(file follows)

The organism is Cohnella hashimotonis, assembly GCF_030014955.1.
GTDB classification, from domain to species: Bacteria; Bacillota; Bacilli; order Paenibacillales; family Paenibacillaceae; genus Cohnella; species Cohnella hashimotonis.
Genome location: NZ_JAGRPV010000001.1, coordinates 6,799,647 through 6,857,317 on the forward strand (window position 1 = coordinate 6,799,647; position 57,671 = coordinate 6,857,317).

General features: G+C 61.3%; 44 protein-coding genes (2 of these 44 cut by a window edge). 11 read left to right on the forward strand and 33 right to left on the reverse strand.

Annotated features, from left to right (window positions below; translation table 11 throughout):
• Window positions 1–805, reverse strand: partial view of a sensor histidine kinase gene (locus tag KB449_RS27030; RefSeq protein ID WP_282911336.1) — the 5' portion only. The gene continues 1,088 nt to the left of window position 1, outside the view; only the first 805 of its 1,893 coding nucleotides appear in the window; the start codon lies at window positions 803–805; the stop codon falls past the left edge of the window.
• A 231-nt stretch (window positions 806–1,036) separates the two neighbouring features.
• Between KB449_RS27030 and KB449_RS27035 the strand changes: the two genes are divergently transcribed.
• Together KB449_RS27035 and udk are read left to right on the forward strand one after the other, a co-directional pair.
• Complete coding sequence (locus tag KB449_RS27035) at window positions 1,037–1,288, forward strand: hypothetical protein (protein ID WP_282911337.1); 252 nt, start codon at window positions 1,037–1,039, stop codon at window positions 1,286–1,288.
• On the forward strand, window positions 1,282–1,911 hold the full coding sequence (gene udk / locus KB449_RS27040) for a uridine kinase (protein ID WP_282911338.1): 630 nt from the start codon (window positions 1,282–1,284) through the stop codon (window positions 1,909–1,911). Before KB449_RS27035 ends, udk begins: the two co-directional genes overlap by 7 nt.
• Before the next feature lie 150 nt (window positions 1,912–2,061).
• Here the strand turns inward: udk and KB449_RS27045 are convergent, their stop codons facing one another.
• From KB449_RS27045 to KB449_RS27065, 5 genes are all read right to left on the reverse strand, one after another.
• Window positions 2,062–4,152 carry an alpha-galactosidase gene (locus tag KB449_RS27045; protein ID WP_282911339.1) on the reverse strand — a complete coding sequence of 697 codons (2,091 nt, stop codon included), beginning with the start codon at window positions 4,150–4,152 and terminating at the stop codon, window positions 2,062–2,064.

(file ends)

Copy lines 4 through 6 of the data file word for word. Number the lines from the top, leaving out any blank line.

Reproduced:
General features: G+C 61.3%; 44 protein-coding genes (2 of these 44 cut by a window edge). 11 read left to right on the forward strand and 33 right to left on the reverse strand.

Annotated features, from left to right (window positions below; translation table 11 throughout):
• Window positions 1–805, reverse strand: partial view of a sensor histidine kinase gene (locus tag KB449_RS27030; RefSeq protein ID WP_282911336.1) — the 5' portion only. The gene continues 1,088 nt to the left of window position 1, outside the view; only the first 805 of its 1,893 coding nucleotides appear in the window; the start codon lies at window positions 803–805; the stop codon falls past the left edge of the window.